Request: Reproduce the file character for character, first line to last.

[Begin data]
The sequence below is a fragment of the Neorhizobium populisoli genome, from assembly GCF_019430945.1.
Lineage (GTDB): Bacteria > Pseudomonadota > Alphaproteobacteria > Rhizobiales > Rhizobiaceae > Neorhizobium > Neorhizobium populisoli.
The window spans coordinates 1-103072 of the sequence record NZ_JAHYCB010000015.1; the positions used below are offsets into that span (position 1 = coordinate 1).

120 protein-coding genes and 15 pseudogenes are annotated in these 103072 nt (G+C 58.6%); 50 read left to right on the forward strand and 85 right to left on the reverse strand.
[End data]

The sequence below is a fragment of the Neorhizobium populisoli genome, from assembly GCF_019430945.1.
Lineage (GTDB): Bacteria > Pseudomonadota > Alphaproteobacteria > Rhizobiales > Rhizobiaceae > Neorhizobium > Neorhizobium populisoli.
The window spans coordinates 1-103072 of the sequence record NZ_JAHYCB010000015.1; the positions used below are offsets into that span (position 1 = coordinate 1).

120 protein-coding genes and 15 pseudogenes are annotated in these 103072 nt (G+C 58.6%); 50 read left to right on the forward strand and 85 right to left on the reverse strand.